After leaving us in limbo for six years Playdead return with Inside.
Inside‘s arrival has been as enigmatic as the mystery at the heart of the game. An announcement at E3 2014 gave a tonal indication of what to expect, then very little followed. At this year’s expo, among rumours of excellence, a release date was announced. And just two weeks later, the game was live on the Xbox One marketplace.
And in-between? No advertising, no community engagement, no previews, no tweets; just a slow-burning anticipation. Anticipation earned on the back of Limbo’s firmly established quality.
So it comes as a little bit of a disappointment when starting Inside to discover that it’s, well, a lot like Limbo.
The colour palette is a little brighter, the edges and lines a little sharper, and the controls certainly more nuanced, but as you start your left-to-right platforming adventure you could be forgiven for feeling slightly let down. I did wonder if the reason for the radio silence was a lack of confidence on the part of the developer.
Ten minutes later and that feeling was replaced by dread, urgency and panic. Inside doesn’t have an early-doors “spider” moment, but it rapidly builds a haunting and terrifying world; like Spielberg’s E.T., Inside understands the scary power of torch-light in the night,and of faceless officials in unmarked vehicles. So no spider, then, but the opening pursuit is as thrilling and tense a sequence as I’ve ever experienced.
And so it goes. Inside‘s trial and error puzzling takes – and reinvents – aspects of Limbo, but it also liberally pilfers ideas from many other classics. You’ll see elements of Portal, Super Mario Galaxy, Pikmin and – most disturbing of all – the most terrifying riff on Mario’s Boo ghosts you can possibly imagine. No puzzle is particularly challenging, but the occasions where multiple attempts are required are still a joy to experience. Each try giving you the opportunity to test the boundaries of the game’s design.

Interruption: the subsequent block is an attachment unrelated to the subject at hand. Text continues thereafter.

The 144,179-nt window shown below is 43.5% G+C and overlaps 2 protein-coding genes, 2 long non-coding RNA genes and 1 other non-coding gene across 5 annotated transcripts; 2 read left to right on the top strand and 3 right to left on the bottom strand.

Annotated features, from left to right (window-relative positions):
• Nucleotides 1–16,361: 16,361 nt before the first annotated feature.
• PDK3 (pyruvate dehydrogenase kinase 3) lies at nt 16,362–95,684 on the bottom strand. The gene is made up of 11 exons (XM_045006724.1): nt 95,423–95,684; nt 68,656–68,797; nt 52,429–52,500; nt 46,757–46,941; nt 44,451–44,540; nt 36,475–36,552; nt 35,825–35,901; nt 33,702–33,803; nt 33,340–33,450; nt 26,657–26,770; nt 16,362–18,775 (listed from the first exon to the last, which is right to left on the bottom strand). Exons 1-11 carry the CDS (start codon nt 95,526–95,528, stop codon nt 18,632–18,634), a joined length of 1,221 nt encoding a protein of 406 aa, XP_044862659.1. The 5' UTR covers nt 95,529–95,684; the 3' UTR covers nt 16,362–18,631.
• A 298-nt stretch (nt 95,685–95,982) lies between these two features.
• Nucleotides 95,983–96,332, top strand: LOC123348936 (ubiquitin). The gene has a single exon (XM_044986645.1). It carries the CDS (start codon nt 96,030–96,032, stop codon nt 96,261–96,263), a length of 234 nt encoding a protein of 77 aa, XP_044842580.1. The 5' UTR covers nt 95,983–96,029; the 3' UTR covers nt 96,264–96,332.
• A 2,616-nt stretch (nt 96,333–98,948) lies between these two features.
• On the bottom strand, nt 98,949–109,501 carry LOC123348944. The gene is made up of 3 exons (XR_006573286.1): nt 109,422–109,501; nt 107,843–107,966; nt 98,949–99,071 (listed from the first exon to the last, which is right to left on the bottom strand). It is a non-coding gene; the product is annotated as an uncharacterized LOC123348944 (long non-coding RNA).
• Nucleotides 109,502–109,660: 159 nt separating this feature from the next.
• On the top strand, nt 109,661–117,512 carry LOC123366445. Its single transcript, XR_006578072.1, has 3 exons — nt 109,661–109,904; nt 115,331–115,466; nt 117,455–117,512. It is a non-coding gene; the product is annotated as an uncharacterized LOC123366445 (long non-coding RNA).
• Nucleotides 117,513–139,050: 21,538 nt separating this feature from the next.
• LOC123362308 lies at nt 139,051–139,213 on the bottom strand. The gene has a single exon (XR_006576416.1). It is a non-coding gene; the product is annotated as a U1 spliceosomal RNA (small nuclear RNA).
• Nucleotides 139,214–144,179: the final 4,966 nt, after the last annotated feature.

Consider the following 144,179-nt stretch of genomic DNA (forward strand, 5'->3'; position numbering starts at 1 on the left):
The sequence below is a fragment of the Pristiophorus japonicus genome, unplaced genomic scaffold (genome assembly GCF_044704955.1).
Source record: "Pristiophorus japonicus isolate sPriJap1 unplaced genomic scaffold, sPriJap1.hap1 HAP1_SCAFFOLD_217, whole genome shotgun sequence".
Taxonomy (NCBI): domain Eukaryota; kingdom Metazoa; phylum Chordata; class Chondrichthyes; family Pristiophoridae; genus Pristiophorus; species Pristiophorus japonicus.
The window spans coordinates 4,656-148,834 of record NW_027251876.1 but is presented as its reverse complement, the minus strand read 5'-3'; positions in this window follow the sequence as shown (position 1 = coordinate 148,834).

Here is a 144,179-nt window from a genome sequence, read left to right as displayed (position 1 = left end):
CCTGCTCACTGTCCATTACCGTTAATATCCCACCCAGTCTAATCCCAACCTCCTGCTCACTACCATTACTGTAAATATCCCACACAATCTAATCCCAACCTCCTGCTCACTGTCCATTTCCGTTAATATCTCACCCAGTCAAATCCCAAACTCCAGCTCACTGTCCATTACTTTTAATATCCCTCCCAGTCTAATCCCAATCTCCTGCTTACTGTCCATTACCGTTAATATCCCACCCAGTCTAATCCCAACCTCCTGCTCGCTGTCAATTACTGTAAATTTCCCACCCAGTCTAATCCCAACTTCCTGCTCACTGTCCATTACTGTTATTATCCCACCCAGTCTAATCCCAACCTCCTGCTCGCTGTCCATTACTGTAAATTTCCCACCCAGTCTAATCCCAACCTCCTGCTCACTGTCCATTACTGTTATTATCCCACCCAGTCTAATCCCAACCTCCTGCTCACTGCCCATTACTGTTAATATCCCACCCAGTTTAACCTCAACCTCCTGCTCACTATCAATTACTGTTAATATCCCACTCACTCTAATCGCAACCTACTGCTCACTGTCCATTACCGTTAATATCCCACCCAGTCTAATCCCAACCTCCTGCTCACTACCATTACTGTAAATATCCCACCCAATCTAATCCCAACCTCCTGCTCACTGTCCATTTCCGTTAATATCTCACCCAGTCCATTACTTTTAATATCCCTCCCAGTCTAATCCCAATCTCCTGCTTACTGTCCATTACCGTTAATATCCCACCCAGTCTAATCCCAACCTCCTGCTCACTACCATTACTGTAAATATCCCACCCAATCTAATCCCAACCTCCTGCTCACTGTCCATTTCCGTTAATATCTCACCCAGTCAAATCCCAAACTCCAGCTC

So it’s extremely similar to Limbo and borrows from plenty of other games. Yet, far from being derivative, Inside delivers a startling and uniquely memorable experience.
It’s partly due to the story, which continually tugs at you, pulling you in with memorable but disturbing imagery. And it’s also thanks to the eye-watering level of detail.
Inside feels genuinely hand-crafted, displaying a level of care and polish that few other games receive. It may have taken six years to develop but you can see and feel Playdead’s efforts in every pixel, every subtle lighting cue, every gentle bob, pan and zoom of the camera, and in every contextually appropriate animation.
Inside’s protagonist is host to many of these touches. His lolloping gait recalls that of Ico’s ‘little boy that could’. Each crouch, grab, stumble and glance communicates story and provokes an emotional response, be it fear, joy, panic, sadness or exhilaration. It’s a masterpiece of visual character design.
Much has been said about the game’s final act. It’s certainly unexpected and – as you might expect – rather dark. However, it’s also bleakly humorous, ensuring the game’s conclusion hits a completely different note to its forebear.
Inside never quite escapes the influence of Limbo, but the game remains a towering achievement. It’s The Empire Strikes Back to Limbo’s A New Hope, and it’s the type of game Playdead could feel absolutely confident of releasing without an ounce of promotion. Its quality speaks for itself, and – as you venture deep inside – it certainly speaks to the player, too.
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